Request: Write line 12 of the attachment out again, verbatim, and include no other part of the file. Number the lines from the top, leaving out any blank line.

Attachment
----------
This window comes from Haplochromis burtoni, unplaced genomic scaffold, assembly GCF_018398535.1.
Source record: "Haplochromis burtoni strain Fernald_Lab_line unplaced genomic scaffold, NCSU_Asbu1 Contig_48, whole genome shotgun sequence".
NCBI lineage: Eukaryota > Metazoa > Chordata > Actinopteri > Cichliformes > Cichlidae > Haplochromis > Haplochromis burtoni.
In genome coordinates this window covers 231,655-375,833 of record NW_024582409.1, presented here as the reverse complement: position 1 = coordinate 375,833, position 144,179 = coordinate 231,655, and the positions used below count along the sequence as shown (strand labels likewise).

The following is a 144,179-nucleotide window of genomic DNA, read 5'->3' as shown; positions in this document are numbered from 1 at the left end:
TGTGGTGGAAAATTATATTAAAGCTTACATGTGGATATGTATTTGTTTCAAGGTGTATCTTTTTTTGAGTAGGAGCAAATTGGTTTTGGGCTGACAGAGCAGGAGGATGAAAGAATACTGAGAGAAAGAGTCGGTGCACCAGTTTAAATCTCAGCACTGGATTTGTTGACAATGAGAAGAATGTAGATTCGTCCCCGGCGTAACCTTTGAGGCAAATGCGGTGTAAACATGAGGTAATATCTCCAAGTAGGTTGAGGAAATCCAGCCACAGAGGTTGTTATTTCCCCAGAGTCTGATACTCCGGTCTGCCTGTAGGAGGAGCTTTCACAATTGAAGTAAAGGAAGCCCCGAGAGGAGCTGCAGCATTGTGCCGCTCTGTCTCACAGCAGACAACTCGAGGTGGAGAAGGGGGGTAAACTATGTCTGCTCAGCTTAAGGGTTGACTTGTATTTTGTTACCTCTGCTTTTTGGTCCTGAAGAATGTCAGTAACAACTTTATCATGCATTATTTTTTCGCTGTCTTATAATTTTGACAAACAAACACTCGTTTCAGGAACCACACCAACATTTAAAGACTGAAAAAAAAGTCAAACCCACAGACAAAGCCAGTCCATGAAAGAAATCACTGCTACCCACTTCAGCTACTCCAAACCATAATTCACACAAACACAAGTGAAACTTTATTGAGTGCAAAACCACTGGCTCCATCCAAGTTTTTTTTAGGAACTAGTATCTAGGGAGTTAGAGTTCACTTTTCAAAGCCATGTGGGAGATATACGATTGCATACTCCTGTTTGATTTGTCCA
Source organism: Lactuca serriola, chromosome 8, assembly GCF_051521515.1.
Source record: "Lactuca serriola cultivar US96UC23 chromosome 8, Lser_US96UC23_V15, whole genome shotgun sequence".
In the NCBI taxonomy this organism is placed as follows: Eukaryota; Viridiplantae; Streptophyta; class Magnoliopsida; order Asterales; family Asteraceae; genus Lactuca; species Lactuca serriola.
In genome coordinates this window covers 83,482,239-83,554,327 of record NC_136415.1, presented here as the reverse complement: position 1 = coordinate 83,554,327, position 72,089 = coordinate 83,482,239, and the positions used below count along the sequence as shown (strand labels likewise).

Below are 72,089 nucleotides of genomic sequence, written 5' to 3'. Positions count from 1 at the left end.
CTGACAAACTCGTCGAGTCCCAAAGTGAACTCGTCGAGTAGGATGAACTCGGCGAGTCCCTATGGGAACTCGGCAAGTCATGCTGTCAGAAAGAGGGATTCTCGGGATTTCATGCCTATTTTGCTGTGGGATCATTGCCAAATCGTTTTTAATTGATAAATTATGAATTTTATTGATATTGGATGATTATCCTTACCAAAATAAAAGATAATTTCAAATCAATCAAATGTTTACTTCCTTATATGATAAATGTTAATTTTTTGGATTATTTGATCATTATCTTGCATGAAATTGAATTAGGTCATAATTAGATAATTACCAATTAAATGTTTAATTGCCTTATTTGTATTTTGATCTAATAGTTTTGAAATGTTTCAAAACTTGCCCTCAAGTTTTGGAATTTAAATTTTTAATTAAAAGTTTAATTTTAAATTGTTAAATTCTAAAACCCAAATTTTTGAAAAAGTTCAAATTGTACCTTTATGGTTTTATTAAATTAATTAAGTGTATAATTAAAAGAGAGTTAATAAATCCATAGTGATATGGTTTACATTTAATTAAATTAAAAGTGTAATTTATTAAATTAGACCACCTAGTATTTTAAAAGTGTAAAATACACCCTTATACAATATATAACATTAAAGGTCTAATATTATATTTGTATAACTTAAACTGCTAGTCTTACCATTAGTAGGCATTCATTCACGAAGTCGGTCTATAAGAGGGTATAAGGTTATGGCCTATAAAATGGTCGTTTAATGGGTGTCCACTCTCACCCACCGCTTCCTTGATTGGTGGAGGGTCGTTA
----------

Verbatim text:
CTGACAAACTCGTCGAGTCCCAAAGTGAACTCGTCGAGTAGGATGAACTCGGCGAGTCCCTATGGGAACTCGGCAAGTCATGCTGTCAGAAAGAGGGATTCTCGGGATTTCATGCCTATTTTGCTGTGGGATCATTGCCAAATCGTTTTTAATTGATAAATTATGAATTTTATTGATATTGGATGATTATCCTTACCAAAATAAAAGATAATTTCAAATCAATCAAATGTTTACTTCCTTATATGATAAATGTTAATTTTTTGGATTATTTGATCATTATCTTGCATGAAATTGAATTAGGTCATAATTAGATAATTACCAATTAAATGTTTAATTGCCTTATTTGTATTTTGATCTAATAGTTTTGAAATGTTTCAAAACTTGCCCTCAAGTTTTGGAATTTAAATTTTTAATTAAAAGTTTAATTTTAAATTGTTAAATTCTAAAACCCAAATTTTTGAAAAAGTTCAAATTGTACCTTTATGGTTTTATTAAATTAATTAAGTGTATAATTAAAAGAGAGTTAATAAATCCATAGTGATATGGTTTACATTTAATTAAATTAAAAGTGTAATTTATTAAATTAGACCACCTAGTATTTTAAAAGTGTAAAATACACCCTTATACAATATATAACATTAAAGGTCTAATATTATATTTGTATAACTTAAACTGCTAGTCTTACCATTAGTAGGCATTCATTCACGAAGTCGGTCTATAAGAGGGTATAAGGTTATGGCCTATAAAATGGTCGTTTAATGGGTGTCCACTCTCACCCACCGCTTCCTTGATTGGTGGAGGGTCGTTA